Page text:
The project favored a technical approach to social problems. This "scientific style" provided a justification for academics functioning in a strange land as controlled agents of their government and permitted them to perform tasks that would otherwise have run contrary to the personal ethics of many of them.
The interviews this author had with various members of the MSU team revealed a strong sensitivity to the titles, positions, awards, and other attentions of the institutions with which they had contact. Later, their attitudes were to range from the rather cynical view of one project head who stated:
"Knock it out of your head that 99 percent of university guys are educators - they are all operators,"
to those who became tormented by the moral implications of their work in Vietnam. In this category was one economist who thought that the economic program of the Diem government was an almost total failure and concluded that the peasants might have been better of with the other side. But although he was to write about Vietnam, he did not express such thoughts, and his reasons for not doing so were described as-follows :
If you are an ordinary person you will be listened to insofar as it sounds right. Otherwise you're considered a deviant. Only if you have high status will a deviant be listened to...... I suppose people would most likely figure that I was a crackpot who lacks good judgment - not cashiered for this but always a question mark - wouldn't say your subversive - but would influence their judgment about my judgment.
If they were reticent while in Vietnam, some of the professors became highly prolific on paper after their return to the United States at the end of their tours of duty. Much of our public expertise on Vietnam has come from alumni of the MSU project; they are the authors of many of the articles about Vietnam not only in scholarly journals but in the mass media. In this writing, they have concerned themselves with the many social and political problems facing Vietnam, but nowhere have they engaged in a critical analysis of the MSU project itself. They had played a vital role in building the governmental apparatus for the Diem Administration, but much of their work was irrelevant and self-defeating, and many of them came to feel that a good part of it was in an old-fashioned sense, immoral.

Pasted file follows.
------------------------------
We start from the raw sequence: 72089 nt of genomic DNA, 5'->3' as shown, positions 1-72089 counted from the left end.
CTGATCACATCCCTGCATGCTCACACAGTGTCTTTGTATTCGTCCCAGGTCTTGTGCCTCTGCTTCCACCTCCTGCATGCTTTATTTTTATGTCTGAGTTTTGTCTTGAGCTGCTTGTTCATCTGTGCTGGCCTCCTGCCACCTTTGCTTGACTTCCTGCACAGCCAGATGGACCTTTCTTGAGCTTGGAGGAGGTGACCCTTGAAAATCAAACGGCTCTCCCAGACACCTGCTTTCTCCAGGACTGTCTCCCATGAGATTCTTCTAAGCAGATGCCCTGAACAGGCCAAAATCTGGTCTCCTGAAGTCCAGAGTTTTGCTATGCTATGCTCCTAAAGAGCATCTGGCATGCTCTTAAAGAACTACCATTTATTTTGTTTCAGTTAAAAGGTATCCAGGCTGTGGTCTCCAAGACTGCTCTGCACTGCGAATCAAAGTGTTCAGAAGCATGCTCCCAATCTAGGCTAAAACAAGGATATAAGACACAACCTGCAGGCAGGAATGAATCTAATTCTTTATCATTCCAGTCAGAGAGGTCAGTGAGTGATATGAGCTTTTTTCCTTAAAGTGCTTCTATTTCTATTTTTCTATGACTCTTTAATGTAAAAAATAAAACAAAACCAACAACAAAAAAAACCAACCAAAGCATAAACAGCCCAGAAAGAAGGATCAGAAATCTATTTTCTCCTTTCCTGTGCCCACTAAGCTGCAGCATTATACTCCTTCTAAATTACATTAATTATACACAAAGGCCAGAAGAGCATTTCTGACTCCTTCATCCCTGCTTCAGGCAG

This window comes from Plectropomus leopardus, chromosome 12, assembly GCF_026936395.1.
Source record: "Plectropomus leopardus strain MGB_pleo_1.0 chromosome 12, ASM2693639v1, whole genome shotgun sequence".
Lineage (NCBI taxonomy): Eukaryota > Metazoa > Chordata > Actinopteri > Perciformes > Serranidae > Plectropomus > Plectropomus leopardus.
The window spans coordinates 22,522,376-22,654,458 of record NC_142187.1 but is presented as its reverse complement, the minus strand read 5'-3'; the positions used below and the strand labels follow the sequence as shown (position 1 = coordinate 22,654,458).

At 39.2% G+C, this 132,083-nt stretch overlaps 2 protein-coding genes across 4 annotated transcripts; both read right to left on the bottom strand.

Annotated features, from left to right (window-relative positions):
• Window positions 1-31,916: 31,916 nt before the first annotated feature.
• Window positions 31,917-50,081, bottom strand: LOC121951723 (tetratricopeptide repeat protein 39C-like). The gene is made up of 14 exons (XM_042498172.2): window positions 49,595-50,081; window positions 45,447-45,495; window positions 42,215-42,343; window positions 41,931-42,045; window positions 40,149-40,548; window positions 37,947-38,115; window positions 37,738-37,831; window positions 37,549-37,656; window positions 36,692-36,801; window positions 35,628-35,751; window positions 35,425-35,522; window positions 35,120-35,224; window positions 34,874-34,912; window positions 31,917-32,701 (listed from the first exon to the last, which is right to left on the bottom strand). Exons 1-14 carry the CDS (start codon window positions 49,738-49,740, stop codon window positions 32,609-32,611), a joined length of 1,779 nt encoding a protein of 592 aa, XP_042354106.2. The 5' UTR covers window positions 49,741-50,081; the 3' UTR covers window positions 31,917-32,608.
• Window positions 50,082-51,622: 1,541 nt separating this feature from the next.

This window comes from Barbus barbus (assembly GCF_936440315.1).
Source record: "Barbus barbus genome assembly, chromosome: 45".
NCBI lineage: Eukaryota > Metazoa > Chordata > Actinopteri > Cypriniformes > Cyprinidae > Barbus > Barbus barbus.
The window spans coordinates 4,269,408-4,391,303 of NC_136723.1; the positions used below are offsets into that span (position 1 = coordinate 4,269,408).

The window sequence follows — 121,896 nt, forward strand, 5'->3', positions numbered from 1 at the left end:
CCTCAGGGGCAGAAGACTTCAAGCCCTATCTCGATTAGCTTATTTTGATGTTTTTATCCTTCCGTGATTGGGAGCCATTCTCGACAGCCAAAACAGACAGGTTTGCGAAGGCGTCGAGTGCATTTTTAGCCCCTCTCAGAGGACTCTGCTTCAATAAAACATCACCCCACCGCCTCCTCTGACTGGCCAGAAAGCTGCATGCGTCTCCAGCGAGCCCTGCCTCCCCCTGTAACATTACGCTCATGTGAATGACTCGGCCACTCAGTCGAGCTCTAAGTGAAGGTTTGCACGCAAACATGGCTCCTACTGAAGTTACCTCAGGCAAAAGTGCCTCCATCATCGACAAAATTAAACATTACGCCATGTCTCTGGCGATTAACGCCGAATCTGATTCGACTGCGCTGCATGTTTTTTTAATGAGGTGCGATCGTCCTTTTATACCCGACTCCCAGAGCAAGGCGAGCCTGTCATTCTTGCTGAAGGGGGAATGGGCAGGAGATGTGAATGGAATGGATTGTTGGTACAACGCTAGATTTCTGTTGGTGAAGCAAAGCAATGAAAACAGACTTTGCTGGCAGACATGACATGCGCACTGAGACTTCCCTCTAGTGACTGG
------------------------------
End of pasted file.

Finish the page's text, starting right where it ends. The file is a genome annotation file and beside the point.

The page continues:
U. S. Support for Diem
In 1957, after three years in power, Diem traveled to the United States for an offcial visit. By then he had crushed the rival power of religious sects and opposition politicians and had won the commitment of the United States to finance his regime and supply it with a large force of Americans to implement the aid program.
It was during this trip that the celebration of the "Miracle of Vietnam" began in earnest. Diem was "handled" by the Oram public relations firm and the American Friends of Vietnam. He received the red-carpet treatment in official circles and in the press. He was flown in on President Eisenhower's personal plane, the "Columbine," and the President met him at the airport........
The "miracle" thesis formulated by the lobby was accepted by most of the mass media during the first five years of Diem regime. It was generally accepted that aid to Vietnam had produced a success story:
the Diem Government had turned back the threat of Communism by initiating vast programs of economic and political reform and greatly improving the lives of the people. American aid and advice had helped to develop a "nationalist alternative" to the Vietminh and the country was making rapid strides toward political stability and economic independence. 3